As a data point I am a dog person, not a cat person but somehow I have ended up being a feral cat caretaker!
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Old 06-30-2013, 10:36 PM
Location: Near Nashville TN
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Herpes is no reason to reject the kittens. Once they're well fed (canned, not kibble), not stressed and over the initial outbreak let's call it, they should remain healthy and live a normal number of years.
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Old 07-01-2013, 01:35 AM
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My Rose cat, who was found in a neighbor's garage, had a herpes virus which only manifested itself in her left eye. Various vets tried various things in her early years until I just decided to make them leave it alone. None of my other cats caught the virus from her. She lived a long, rowdy life until she died at age 14.
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Old 07-02-2013, 04:06 PM
Location: Colorado
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About the only concern I'd have is the contagiousness. It's not, by the way, contagious to other species...but highly contagious to other cats. So for instance, if you were planning to get a certifiably free of all disease expensive show cat or you know...something like that...at a later time, you'd have to disinfect the ever lovin' heck out of anything those kittens came into contact with. It can be problematic in shelters, because stress can cause outbreaks of the sickness symptoms, and if you have too many cats being sick in a shelter environment, they wind up being put down, or adequate TLC might not be available for them all.

But if you can deal with the reality that it's something other cats can catch, and this isn't a dealbreaker for you, it's not something that necessarily shortens their lives or impedes their quality of life. Basically when under stress, or if their immune systems take a hit, they can get respiratory and eye infections easily. Nimbus has the virus, and he came to me sick. I got him to the vet right away, they gave me L-Lysine. That got him feeling a little better, he started eating and drinking and pottying, exploring a little bit...but within a week his eyes got much worse. They were squinted practically shut and all goopy. I took him back and we did a course of oral and topical antibiotics, which cured him...and then a bit of a probiotic for the poops he got from the medication...and I continued to give him a maintenance dose of L-Lysine until we ran out. All of that was mid-January and we haven't had a single health issue with him since then. I think it's entirely possible for a cat to never have a second outbreak of symptoms if they are not stressed and fed properly and all...or to have them so rarely that it doesn't even bear worrying about.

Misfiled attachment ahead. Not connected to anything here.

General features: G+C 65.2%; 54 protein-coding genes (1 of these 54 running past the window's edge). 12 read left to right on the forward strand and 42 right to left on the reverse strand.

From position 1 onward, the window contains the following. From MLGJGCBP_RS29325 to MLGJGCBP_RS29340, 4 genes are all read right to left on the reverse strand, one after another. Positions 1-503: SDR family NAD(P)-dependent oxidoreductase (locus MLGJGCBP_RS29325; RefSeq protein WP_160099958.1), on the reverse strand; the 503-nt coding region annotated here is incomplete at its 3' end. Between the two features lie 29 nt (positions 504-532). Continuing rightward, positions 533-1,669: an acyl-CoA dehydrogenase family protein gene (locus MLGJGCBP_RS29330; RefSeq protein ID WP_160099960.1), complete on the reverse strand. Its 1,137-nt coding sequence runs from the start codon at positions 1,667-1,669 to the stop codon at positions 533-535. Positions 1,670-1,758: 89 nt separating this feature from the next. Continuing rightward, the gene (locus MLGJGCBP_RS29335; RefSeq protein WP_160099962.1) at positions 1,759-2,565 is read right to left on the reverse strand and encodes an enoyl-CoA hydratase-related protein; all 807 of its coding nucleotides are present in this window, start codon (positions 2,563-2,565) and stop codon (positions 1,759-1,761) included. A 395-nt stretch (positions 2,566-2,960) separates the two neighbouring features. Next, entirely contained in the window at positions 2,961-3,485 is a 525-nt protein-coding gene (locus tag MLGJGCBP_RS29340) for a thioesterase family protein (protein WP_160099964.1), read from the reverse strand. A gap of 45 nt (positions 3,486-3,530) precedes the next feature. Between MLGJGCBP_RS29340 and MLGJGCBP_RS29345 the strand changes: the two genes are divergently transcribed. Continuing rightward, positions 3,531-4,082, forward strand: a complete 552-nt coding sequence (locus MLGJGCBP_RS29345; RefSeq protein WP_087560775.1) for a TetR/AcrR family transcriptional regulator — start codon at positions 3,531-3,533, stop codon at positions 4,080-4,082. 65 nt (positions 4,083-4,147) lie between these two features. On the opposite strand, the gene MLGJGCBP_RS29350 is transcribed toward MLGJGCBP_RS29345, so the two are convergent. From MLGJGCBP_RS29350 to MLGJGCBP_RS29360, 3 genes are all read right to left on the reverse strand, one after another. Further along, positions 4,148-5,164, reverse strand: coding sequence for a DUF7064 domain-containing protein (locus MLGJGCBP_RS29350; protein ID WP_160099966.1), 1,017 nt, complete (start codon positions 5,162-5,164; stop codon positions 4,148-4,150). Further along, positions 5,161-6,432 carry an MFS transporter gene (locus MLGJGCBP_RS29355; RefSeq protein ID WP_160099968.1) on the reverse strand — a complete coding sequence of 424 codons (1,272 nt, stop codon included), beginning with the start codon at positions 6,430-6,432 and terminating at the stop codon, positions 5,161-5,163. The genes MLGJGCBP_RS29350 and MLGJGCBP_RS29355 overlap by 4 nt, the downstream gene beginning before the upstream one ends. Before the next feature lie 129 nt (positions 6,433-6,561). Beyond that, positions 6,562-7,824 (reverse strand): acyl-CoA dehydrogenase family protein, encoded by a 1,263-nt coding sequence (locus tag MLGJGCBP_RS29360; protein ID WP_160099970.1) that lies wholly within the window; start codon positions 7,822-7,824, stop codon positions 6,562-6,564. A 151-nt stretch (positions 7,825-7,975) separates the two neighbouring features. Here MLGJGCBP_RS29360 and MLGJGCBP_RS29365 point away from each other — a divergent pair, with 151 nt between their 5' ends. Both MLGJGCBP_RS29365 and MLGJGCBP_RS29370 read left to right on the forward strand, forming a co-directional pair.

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Old 07-04-2013, 05:02 PM
Location: Las Vegas
3,106 posts, read 5,050,751 times
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Thank you all for the information and opinions. I went a visited them again and they are already looking much better.
I am happy to foster I just wouldn't want to foster anything that is going to suffer throught their lives.
Enough perfectly healthy animals lose their lives everyday and I'd much rather invest time and resources on those who will likely thrive. I've seen too much animal suffering in my life to take part in dragging something out that more than likely will end miserably.
The kittens should be here in a week or two. They aren't exactly feral but aside from the medicating need a lot of socialization with people. Fortunately they are still young enough that this shouldn't be much of a problem.